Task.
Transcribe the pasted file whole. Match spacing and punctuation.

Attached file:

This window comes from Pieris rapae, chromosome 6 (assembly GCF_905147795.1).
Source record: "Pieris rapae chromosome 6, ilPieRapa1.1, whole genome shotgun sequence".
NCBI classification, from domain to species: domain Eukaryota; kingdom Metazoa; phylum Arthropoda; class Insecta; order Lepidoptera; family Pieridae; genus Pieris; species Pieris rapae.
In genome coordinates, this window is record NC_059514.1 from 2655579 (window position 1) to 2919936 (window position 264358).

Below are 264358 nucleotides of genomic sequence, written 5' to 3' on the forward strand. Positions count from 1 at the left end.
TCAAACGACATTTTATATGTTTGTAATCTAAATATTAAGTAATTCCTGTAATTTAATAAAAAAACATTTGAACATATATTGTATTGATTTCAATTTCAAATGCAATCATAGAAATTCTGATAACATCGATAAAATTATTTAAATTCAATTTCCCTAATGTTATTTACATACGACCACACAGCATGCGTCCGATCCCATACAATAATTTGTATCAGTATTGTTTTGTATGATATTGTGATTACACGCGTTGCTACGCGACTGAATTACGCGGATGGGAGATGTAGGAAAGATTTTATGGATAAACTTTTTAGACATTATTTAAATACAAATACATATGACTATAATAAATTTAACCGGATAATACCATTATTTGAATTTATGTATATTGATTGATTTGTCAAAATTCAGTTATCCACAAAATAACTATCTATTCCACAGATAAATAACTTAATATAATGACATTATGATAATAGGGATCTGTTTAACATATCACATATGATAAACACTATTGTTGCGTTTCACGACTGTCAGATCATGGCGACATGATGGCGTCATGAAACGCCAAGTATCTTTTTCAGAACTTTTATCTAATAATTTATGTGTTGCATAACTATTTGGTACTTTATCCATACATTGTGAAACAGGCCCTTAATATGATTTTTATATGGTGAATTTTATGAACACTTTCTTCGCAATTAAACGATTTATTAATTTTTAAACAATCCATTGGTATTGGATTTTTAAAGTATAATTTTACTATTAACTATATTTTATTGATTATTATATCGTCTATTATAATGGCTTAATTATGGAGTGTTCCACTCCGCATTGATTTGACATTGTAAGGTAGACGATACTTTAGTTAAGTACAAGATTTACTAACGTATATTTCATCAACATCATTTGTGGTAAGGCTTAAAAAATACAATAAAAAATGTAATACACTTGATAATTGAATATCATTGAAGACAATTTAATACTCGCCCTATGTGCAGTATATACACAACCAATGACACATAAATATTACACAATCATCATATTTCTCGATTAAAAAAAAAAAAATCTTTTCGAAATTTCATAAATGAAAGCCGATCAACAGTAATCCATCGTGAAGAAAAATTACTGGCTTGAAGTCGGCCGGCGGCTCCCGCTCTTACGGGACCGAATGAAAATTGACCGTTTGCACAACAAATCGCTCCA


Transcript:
This window comes from Pieris rapae, chromosome 6 (assembly GCF_905147795.1).
Source record: "Pieris rapae chromosome 6, ilPieRapa1.1, whole genome shotgun sequence".
NCBI classification, from domain to species: domain Eukaryota; kingdom Metazoa; phylum Arthropoda; class Insecta; order Lepidoptera; family Pieridae; genus Pieris; species Pieris rapae.
In genome coordinates, this window is record NC_059514.1 from 2655579 (window position 1) to 2919936 (window position 264358).

Below are 264358 nucleotides of genomic sequence, written 5' to 3' on the forward strand. Positions count from 1 at the left end.
TCAAACGACATTTTATATGTTTGTAATCTAAATATTAAGTAATTCCTGTAATTTAATAAAAAAACATTTGAACATATATTGTATTGATTTCAATTTCAAATGCAATCATAGAAATTCTGATAACATCGATAAAATTATTTAAATTCAATTTCCCTAATGTTATTTACATACGACCACACAGCATGCGTCCGATCCCATACAATAATTTGTATCAGTATTGTTTTGTATGATATTGTGATTACACGCGTTGCTACGCGACTGAATTACGCGGATGGGAGATGTAGGAAAGATTTTATGGATAAACTTTTTAGACATTATTTAAATACAAATACATATGACTATAATAAATTTAACCGGATAATACCATTATTTGAATTTATGTATATTGATTGATTTGTCAAAATTCAGTTATCCACAAAATAACTATCTATTCCACAGATAAATAACTTAATATAATGACATTATGATAATAGGGATCTGTTTAACATATCACATATGATAAACACTATTGTTGCGTTTCACGACTGTCAGATCATGGCGACATGATGGCGTCATGAAACGCCAAGTATCTTTTTCAGAACTTTTATCTAATAATTTATGTGTTGCATAACTATTTGGTACTTTATCCATACATTGTGAAACAGGCCCTTAATATGATTTTTATATGGTGAATTTTATGAACACTTTCTTCGCAATTAAACGATTTATTAATTTTTAAACAATCCATTGGTATTGGATTTTTAAAGTATAATTTTACTATTAACTATATTTTATTGATTATTATATCGTCTATTATAATGGCTTAATTATGGAGTGTTCCACTCCGCATTGATTTGACATTGTAAGGTAGACGATACTTTAGTTAAGTACAAGATTTACTAACGTATATTTCATCAACATCATTTGTGGTAAGGCTTAAAAAATACAATAAAAAATGTAATACACTTGATAATTGAATATCATTGAAGACAATTTAATACTCGCCCTATGTGCAGTATATACACAACCAATGACACATAAATATTACACAATCATCATATTTCTCGATTAAAAAAAAAAAAATCTTTTCGAAATTTCATAAATGAAAGCCGATCAACAGTAATCCATCGTGAAGAAAAATTACTGGCTTGAAGTCGGCCGGCGGCTCCCGCTCTTACGGGACCGAATGAAAATTGACCGTTTGCACAACAAATCGCTCCA